Riveting machinery consists of equipment that uses rivets to fasten materials together. This type of machine is commonly used in manufacturing, construction and aviation. It can be divided into two types: fixed riveting and movable riveting. For example, pliers, scissors, hinges and automobile beams are examples of movable riveting, while aircraft wings, cylinder heads and other large metal pieces are fixed. Compared to other forms of connecting metals, rivet connections offer high strength and corrosion resistance. They are also highly durable and have good sealing performance. Hence, the use of riveting machines is increasing rapidly in many industries, including electronics, electricity and machinery.
The process of riveting involves inserting fasteners through aligned holes in the parts to be joined, then pressing or hammering them from the insertion side to provide the second retaining head. Riveters and riveting machines come in a wide variety of configurations, from manual hand riveters to multihead automated tools that are electrically, pneumatically (pop riveters and air riveters) or hydraulically actuated.
Choosing the right machine for a specific assembly process requires up-front definition of key assembled joint characteristics, such as assembly cycle time requirements, footprint or space available, cost, plant utilities available and finished part aesthetics. Defining these factors up front ensures that the best possible machine is selected to meet the assembly needs.
The most common form of riveting machines is the rivet gun. This device inserts the rivet through the inserted hole in the part, then the operator pulls a trigger that releases pressurized air to drive the mandrel through the rivet and deform the tail end against the bucking bar at the other side of the joint. This force compresses the tail end and holds the adjoining surfaces together, and the bucking bar prevents the rivet from moving back through the inserted hole.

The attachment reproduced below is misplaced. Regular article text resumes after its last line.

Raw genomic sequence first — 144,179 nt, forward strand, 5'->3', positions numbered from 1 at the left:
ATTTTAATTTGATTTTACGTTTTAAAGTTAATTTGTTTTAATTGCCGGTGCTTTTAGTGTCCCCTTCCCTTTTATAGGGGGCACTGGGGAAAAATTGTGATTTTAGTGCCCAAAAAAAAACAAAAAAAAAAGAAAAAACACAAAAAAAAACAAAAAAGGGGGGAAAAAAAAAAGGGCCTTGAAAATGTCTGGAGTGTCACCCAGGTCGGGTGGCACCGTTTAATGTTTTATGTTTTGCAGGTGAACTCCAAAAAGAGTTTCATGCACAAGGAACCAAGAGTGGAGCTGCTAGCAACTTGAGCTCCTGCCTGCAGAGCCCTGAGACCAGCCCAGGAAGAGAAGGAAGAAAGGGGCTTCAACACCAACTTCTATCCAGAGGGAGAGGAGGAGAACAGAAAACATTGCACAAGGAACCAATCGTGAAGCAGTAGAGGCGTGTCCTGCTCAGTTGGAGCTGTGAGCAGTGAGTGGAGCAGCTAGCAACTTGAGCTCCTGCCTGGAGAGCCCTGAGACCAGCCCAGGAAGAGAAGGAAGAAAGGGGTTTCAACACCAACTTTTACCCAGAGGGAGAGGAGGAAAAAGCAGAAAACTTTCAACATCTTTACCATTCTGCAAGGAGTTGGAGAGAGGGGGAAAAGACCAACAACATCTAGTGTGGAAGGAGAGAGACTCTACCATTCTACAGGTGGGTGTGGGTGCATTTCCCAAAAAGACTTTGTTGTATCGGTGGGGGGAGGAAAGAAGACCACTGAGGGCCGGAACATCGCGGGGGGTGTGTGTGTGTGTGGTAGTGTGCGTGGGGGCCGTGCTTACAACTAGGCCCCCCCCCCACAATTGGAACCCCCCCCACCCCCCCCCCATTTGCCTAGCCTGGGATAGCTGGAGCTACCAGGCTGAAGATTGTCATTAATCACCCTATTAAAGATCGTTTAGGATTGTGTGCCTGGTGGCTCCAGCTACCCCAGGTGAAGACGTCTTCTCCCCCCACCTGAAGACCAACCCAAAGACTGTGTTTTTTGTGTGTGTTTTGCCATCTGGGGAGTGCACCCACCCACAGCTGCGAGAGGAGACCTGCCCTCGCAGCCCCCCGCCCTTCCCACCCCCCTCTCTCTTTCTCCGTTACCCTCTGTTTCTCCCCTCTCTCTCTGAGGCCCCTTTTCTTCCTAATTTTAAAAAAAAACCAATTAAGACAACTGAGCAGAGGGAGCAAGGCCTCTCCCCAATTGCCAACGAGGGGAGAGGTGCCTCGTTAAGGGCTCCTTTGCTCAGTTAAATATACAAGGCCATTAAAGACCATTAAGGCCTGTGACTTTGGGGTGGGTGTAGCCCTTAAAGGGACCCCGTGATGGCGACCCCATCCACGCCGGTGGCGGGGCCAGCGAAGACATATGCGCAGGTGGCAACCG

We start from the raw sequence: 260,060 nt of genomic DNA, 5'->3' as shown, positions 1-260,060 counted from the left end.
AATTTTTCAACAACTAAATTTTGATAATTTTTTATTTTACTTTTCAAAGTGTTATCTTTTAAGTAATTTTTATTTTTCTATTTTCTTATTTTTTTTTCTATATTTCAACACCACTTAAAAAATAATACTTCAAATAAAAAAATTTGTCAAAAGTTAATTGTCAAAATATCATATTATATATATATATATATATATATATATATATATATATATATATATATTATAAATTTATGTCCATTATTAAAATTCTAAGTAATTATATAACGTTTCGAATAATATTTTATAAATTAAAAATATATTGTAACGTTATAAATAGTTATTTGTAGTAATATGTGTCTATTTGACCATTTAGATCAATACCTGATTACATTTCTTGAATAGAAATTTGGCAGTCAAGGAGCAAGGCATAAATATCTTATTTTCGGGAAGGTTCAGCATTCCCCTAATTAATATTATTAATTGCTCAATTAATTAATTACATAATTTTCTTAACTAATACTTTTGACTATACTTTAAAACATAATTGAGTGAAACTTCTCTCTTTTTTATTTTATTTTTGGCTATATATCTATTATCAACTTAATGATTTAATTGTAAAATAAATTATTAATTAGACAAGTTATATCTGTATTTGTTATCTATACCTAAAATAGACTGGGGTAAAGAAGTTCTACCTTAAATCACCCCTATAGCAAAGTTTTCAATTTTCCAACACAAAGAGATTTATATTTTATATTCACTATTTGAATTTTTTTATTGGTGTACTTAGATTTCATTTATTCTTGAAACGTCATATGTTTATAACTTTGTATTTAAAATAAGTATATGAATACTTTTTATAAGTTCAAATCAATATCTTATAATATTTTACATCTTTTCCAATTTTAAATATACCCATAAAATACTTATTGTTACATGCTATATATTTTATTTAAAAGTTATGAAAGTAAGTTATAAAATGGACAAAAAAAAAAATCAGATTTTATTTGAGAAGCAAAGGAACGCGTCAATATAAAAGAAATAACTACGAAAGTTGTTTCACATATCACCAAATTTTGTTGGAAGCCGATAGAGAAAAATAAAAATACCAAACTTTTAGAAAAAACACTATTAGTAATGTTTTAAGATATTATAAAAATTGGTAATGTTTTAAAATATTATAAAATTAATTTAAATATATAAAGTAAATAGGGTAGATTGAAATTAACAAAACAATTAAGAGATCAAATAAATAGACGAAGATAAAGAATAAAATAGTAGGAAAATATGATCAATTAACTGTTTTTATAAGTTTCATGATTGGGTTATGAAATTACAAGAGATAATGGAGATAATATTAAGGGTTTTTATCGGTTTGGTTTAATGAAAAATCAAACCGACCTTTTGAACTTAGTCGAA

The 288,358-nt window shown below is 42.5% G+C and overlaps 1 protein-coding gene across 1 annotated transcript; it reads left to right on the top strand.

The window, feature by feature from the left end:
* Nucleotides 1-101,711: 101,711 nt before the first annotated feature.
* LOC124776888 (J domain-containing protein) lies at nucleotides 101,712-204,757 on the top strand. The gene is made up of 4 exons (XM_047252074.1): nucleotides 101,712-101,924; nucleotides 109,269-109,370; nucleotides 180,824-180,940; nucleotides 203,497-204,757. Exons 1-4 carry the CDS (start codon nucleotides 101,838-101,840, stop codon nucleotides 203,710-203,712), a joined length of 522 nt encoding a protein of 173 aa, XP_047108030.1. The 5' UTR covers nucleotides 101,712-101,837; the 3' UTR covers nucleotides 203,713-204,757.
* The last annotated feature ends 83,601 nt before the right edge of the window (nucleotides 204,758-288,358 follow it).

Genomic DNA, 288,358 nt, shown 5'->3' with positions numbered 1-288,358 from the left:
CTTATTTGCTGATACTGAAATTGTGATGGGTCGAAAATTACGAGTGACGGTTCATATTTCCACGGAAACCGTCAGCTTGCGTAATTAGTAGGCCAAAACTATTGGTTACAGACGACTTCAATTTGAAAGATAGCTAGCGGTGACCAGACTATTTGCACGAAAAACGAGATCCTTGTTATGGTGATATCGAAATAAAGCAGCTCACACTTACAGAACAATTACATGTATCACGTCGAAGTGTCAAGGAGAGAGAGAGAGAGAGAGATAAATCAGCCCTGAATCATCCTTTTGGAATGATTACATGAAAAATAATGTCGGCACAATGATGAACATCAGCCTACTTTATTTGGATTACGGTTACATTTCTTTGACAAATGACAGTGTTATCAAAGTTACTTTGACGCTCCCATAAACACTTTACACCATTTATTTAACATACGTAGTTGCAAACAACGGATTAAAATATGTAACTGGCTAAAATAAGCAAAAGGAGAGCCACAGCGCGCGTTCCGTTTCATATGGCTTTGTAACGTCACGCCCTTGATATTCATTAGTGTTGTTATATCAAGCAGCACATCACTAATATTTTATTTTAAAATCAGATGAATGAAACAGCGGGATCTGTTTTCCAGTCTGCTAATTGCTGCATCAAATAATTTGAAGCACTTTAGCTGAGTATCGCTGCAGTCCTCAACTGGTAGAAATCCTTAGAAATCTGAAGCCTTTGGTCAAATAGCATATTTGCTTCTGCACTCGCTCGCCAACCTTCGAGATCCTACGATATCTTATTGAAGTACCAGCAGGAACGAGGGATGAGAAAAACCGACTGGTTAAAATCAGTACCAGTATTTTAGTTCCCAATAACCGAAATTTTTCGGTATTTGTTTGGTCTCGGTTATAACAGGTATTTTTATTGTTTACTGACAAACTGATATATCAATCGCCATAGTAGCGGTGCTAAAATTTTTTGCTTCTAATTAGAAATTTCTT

Some machines, like impact riveters and orbital riveters, work very quickly, achieving each rivet in less than a second. Others, such as self-piercing riveters, are more efficient in terms of energy usage. These machines use dedicated sensors that monitor the setting force and punch movement throughout the riveting process to generate a force-displacement curve, which is then compared with a trained reference curve. If the curve falls within a pre-defined tolerance, the process is allowed to continue; otherwise, it may be flagged for further inspection or halted.
Custom Hot Upset systems are often employed in the automotive industry to join body panels, trim and other components of an automobile together. They can be portable or robot-mounted, and they typically employ multiple heads to increase production efficiency. These systems can also be automated, which helps to minimize human error and increases accuracy. They are also highly flexible and can be customized to suit specific assembly applications. They can be used for metals of different thicknesses, and are suitable for a range of applications, such as joining dissimilar metals. They are able to produce high-quality, repeatable rivets. They are also very affordable, making them an excellent choice for companies that need a reliable and accurate riveting tool.